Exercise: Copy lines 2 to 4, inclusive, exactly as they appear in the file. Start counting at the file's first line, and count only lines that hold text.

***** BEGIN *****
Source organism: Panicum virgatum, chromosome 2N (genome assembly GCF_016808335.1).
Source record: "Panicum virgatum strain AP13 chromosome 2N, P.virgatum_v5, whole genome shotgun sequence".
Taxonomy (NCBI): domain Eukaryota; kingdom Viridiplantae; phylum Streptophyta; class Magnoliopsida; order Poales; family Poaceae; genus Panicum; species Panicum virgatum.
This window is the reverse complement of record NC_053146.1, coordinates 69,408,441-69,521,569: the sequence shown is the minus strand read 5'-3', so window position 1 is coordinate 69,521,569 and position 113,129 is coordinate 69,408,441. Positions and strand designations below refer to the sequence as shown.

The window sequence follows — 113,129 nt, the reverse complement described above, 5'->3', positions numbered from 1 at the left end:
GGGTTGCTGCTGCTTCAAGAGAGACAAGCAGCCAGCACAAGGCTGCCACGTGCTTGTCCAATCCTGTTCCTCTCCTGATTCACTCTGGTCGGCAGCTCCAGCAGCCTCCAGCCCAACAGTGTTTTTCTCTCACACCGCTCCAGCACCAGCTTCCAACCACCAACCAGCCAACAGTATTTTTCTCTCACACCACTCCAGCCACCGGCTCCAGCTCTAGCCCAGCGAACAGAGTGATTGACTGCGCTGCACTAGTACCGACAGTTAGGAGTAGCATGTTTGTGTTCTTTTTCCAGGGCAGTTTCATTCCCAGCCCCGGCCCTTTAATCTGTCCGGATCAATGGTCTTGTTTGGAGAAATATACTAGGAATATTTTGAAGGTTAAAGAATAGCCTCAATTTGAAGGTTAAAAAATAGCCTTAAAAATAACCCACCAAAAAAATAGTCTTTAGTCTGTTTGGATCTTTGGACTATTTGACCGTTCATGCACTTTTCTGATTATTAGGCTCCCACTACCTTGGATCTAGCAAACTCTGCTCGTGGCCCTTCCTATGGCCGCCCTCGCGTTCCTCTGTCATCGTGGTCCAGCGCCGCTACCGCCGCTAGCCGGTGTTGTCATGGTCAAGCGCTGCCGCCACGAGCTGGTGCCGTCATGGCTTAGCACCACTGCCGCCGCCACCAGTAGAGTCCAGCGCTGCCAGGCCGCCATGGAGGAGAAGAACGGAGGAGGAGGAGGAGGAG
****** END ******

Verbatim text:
Source record: "Panicum virgatum strain AP13 chromosome 2N, P.virgatum_v5, whole genome shotgun sequence".
Taxonomy (NCBI): domain Eukaryota; kingdom Viridiplantae; phylum Streptophyta; class Magnoliopsida; order Poales; family Poaceae; genus Panicum; species Panicum virgatum.
This window is the reverse complement of record NC_053146.1, coordinates 69,408,441-69,521,569: the sequence shown is the minus strand read 5'-3', so window position 1 is coordinate 69,521,569 and position 113,129 is coordinate 69,408,441. Positions and strand designations below refer to the sequence as shown.